Here's the case for the defence; an article from the Ardrossan and Saltcoats Herald in July 1972, describing the concerns of local residents about the potential dangers of the ruins being fully accessible so near to their homes. Reading that, and looking at GEOGDC's pictures of the state of the more fragmentary walls , fencing them off securely seems to me really like it was the least bad solution all round.
Note that there seems to have been a story of a tunnel associated with this castle too !
These local youngsters who posed for their picture as accompaniment to the article nust be in their mid-forties now; wonder if any of them might recognise themselves here ?
KERELAW RUINS ARE DANGEROUS, CLAIM RESIDENTS
Although residents in Kerelaw housing scheme, Stevenston, claim that the ruins of Kerelaw Castle are a danger to children, the town council has told them that the ruins will remain in the state they are in. However, Sir Fitzroy Maclean, MP for Bute and North Ayrshire, is to ask the council to reconsider their decision.
Recently Kerelaw Tenants' Association met the town council and put forward a number of complaints, and suggestions for the improvement of the housing scheme, and because several tenants were "quite alarmed" about the state of the castle ruins which loom over part of the scheme, the association asked the council to take urgent action on the matter.
The council did, in fact, take some action by sending workmen to Kerelaw to brick up some of the holes in the old castle walls but the tenants consider that this was not sufficient and want further work carried out.
The association chairman, Mr Willie Burns of 22 Campbell Avenue ,told a "Herald" reporter that the council had sent him a letter informing the tenants that as far as the council was concerned they intended keeping the ruins in the state they were in.
Mr Burns said that the association photographed the dangerous aspects of the castle and had sent an illustrated report to Sir Fitzroy Maclean who promised to help the tenants.
"The photographs show," he added, "that the ruins are definitely dangerous and should be demolished. You read about kids getting killed by falling walls, and this castle is hanging over the kids' playing area."
Mr Alex Mungall, 104 Campbell Avenue, who is treasurer of the association told our reporter that he considered the old castle to be very dangerous and this had been aggravated by trouble with vandals "knocking lumps off the walls."
Mr Mungall pointed out the dangerous features of Kerelaw Castle by showing our reporter the crumbling stonework, and how easy it was for large stones to become dislodged. He also pointed out how one wall had inclined throughout the years and was now at an angle while numerous cracks had formed in the walls making the structure unsafe. Mr Mungall said that Sir Fitzroy was hoping to inspect the castle.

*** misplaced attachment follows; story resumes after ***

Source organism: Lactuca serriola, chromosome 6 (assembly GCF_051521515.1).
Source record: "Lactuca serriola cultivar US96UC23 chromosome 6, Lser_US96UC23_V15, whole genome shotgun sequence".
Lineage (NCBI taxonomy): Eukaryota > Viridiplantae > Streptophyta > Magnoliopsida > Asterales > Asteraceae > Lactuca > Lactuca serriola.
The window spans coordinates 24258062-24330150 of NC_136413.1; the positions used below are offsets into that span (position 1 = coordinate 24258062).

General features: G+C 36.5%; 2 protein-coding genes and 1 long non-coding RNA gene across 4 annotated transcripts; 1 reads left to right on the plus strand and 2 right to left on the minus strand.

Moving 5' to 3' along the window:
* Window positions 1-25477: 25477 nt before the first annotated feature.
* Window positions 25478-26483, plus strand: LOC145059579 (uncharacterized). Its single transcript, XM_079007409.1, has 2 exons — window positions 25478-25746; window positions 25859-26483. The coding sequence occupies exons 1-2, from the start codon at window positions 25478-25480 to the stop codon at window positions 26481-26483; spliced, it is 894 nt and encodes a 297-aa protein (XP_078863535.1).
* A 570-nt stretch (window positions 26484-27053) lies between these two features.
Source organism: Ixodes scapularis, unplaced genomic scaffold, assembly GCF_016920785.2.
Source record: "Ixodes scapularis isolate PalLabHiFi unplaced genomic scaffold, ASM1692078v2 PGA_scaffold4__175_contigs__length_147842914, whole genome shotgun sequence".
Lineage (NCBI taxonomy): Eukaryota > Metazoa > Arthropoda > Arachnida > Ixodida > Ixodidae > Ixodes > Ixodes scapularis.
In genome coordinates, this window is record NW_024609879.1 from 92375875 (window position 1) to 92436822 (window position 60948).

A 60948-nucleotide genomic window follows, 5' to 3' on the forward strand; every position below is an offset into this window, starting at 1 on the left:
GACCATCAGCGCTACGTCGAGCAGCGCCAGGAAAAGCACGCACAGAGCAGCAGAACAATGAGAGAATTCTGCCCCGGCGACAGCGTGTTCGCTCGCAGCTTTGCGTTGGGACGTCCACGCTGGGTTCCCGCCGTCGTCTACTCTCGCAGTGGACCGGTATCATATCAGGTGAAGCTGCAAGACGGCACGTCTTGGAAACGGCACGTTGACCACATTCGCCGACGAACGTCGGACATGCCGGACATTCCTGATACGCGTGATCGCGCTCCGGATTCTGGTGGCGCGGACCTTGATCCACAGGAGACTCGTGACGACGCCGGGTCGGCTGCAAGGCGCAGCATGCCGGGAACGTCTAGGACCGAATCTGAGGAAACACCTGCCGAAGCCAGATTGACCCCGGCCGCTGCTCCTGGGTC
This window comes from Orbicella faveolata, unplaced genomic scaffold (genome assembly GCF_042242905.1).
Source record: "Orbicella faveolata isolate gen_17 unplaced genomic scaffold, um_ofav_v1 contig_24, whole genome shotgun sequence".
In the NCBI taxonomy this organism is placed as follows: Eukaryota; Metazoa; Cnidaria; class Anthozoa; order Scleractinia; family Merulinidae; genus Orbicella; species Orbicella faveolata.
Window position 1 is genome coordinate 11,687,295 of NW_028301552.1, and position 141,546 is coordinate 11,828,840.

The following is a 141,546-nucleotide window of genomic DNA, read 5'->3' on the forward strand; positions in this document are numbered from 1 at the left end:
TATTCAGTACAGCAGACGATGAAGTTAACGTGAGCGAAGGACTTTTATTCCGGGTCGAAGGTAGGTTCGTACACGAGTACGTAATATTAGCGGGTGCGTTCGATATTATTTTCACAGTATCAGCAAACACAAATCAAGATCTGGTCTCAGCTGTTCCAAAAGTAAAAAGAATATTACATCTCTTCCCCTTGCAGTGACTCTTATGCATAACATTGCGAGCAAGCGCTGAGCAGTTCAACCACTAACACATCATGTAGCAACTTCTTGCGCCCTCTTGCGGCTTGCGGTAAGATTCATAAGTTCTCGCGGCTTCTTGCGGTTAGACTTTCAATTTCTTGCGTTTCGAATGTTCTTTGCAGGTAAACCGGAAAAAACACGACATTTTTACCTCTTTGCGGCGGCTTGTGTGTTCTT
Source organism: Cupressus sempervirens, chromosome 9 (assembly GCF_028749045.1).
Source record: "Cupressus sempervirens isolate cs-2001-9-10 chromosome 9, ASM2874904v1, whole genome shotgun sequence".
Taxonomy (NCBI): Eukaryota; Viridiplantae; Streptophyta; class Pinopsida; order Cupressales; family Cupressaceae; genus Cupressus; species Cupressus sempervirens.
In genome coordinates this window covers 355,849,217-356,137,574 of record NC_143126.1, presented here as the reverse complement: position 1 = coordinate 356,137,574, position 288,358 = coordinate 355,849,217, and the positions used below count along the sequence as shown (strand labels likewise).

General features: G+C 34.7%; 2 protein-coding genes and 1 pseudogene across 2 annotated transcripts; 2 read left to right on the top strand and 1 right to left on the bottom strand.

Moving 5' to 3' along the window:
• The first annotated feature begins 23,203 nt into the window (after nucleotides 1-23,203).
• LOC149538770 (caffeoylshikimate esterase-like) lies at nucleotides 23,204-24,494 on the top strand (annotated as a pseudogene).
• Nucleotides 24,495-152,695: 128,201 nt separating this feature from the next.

" There is a large grass area adjacent to the ruins, " he added, " and considering that children are attracted to the area the great fear is that someone will be hurt. The council has patched some holes up but it doesn't reduce the danger . "
The castle is only several yards away from some tenants' back gardens and one tenant, Mr. Charles Tedford of 55 Campbell Avenue expressed the anxiety that he and some neighbours had, that it was possible for falling stones to land in their gardens.
"The place is crumbling, " Mr Tedford said, "and the wire fence which surrounds it cannot keep children out. Boys have knocked hollows in the walls with hammers and if kids happen to be toddling about when bricks fall they would be dead. The ruins are a big attraction for the children and we cannot always keep them away."
Mr Tedford's neighbour was adamant that the castle should be demolished, describing it as "only bricks" and that she did not see much point in anyone coming to see it.
"When I first moved here," she added, "I thought they would pull it down and I was disappointed that they didn't. It is unsafe I'm quite sure because I've never seen a worse ruin and if they want to keep it for historical reasons they must be off their heads."
Mr Pat Higgins of 55 Campbell Avenue told our reporter that he thought it should be pulled down or that signs should be erected warning people to keep out because it was dangerous.
"It should be levelled off in my opinion. Someone told me that there is a tunnel underneath it and that is why one side is coming away and cracks are appearing in the walls."
Other residents were of the opinion that the castle was dangerous and attracted vandals and one woman said that the accident which everyone wanted to prevent would happen before something was done about it.
The only dissenting voice came from a housewife who claimed that if the castle had a roof she would like to live in it.